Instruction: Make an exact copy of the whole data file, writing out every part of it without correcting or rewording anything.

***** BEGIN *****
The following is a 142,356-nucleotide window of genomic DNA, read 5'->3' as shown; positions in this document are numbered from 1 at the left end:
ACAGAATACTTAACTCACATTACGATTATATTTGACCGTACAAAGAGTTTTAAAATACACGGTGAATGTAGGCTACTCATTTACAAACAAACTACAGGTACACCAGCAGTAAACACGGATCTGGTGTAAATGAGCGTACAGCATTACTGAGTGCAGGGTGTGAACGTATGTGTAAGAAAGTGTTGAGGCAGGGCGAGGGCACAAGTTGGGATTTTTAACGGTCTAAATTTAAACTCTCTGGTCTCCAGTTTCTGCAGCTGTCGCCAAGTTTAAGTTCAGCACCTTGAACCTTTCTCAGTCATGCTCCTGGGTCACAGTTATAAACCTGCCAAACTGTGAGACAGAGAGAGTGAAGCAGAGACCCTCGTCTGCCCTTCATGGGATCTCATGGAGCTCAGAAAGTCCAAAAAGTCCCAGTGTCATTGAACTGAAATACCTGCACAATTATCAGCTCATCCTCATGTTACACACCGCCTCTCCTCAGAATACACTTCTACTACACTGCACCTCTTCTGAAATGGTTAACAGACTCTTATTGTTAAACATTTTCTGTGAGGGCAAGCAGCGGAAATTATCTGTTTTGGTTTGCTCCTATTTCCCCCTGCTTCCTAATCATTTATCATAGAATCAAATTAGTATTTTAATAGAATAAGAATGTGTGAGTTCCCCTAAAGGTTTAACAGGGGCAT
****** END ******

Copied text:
The following is a 142,356-nucleotide window of genomic DNA, read 5'->3' as shown; positions in this document are numbered from 1 at the left end:
ACAGAATACTTAACTCACATTACGATTATATTTGACCGTACAAAGAGTTTTAAAATACACGGTGAATGTAGGCTACTCATTTACAAACAAACTACAGGTACACCAGCAGTAAACACGGATCTGGTGTAAATGAGCGTACAGCATTACTGAGTGCAGGGTGTGAACGTATGTGTAAGAAAGTGTTGAGGCAGGGCGAGGGCACAAGTTGGGATTTTTAACGGTCTAAATTTAAACTCTCTGGTCTCCAGTTTCTGCAGCTGTCGCCAAGTTTAAGTTCAGCACCTTGAACCTTTCTCAGTCATGCTCCTGGGTCACAGTTATAAACCTGCCAAACTGTGAGACAGAGAGAGTGAAGCAGAGACCCTCGTCTGCCCTTCATGGGATCTCATGGAGCTCAGAAAGTCCAAAAAGTCCCAGTGTCATTGAACTGAAATACCTGCACAATTATCAGCTCATCCTCATGTTACACACCGCCTCTCCTCAGAATACACTTCTACTACACTGCACCTCTTCTGAAATGGTTAACAGACTCTTATTGTTAAACATTTTCTGTGAGGGCAAGCAGCGGAAATTATCTGTTTTGGTTTGCTCCTATTTCCCCCTGCTTCCTAATCATTTATCATAGAATCAAATTAGTATTTTAATAGAATAAGAATGTGTGAGTTCCCCTAAAGGTTTAACAGGGGCAT